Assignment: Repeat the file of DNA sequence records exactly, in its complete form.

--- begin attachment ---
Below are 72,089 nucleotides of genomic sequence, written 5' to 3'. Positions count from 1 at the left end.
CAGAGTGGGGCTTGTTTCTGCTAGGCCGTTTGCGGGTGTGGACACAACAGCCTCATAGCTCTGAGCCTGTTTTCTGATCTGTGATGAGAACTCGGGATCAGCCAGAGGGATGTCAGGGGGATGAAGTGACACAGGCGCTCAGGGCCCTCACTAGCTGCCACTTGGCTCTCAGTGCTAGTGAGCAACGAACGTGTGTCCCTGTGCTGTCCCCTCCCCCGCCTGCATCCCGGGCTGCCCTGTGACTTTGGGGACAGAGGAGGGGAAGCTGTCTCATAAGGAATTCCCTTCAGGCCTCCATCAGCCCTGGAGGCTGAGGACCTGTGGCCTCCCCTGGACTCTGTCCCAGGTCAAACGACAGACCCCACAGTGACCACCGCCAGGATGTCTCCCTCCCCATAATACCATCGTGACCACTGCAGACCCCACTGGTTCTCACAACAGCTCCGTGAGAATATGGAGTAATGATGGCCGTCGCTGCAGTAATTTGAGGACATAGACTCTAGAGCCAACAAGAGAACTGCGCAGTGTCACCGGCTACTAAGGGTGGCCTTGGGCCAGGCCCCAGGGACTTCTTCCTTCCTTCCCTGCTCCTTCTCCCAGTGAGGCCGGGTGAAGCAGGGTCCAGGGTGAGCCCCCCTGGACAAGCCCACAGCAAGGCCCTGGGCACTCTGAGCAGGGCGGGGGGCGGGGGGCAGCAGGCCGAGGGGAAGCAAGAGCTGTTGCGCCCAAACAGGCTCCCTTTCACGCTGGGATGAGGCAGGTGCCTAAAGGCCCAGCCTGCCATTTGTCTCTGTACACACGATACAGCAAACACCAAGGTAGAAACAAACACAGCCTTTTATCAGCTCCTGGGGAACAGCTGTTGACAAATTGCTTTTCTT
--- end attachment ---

Below are 72,089 nucleotides of genomic sequence, written 5' to 3'. Positions count from 1 at the left end.
CAGAGTGGGGCTTGTTTCTGCTAGGCCGTTTGCGGGTGTGGACACAACAGCCTCATAGCTCTGAGCCTGTTTTCTGATCTGTGATGAGAACTCGGGATCAGCCAGAGGGATGTCAGGGGGATGAAGTGACACAGGCGCTCAGGGCCCTCACTAGCTGCCACTTGGCTCTCAGTGCTAGTGAGCAACGAACGTGTGTCCCTGTGCTGTCCCCTCCCCCGCCTGCATCCCGGGCTGCCCTGTGACTTTGGGGACAGAGGAGGGGAAGCTGTCTCATAAGGAATTCCCTTCAGGCCTCCATCAGCCCTGGAGGCTGAGGACCTGTGGCCTCCCCTGGACTCTGTCCCAGGTCAAACGACAGACCCCACAGTGACCACCGCCAGGATGTCTCCCTCCCCATAATACCATCGTGACCACTGCAGACCCCACTGGTTCTCACAACAGCTCCGTGAGAATATGGAGTAATGATGGCCGTCGCTGCAGTAATTTGAGGACATAGACTCTAGAGCCAACAAGAGAACTGCGCAGTGTCACCGGCTACTAAGGGTGGCCTTGGGCCAGGCCCCAGGGACTTCTTCCTTCCTTCCCTGCTCCTTCTCCCAGTGAGGCCGGGTGAAGCAGGGTCCAGGGTGAGCCCCCCTGGACAAGCCCACAGCAAGGCCCTGGGCACTCTGAGCAGGGCGGGGGGCGGGGGGCAGCAGGCCGAGGGGAAGCAAGAGCTGTTGCGCCCAAACAGGCTCCCTTTCACGCTGGGATGAGGCAGGTGCCTAAAGGCCCAGCCTGCCATTTGTCTCTGTACACACGATACAGCAAACACCAAGGTAGAAACAAACACAGCCTTTTATCAGCTCCTGGGGAACAGCTGTTGACAAATTGCTTTTCTT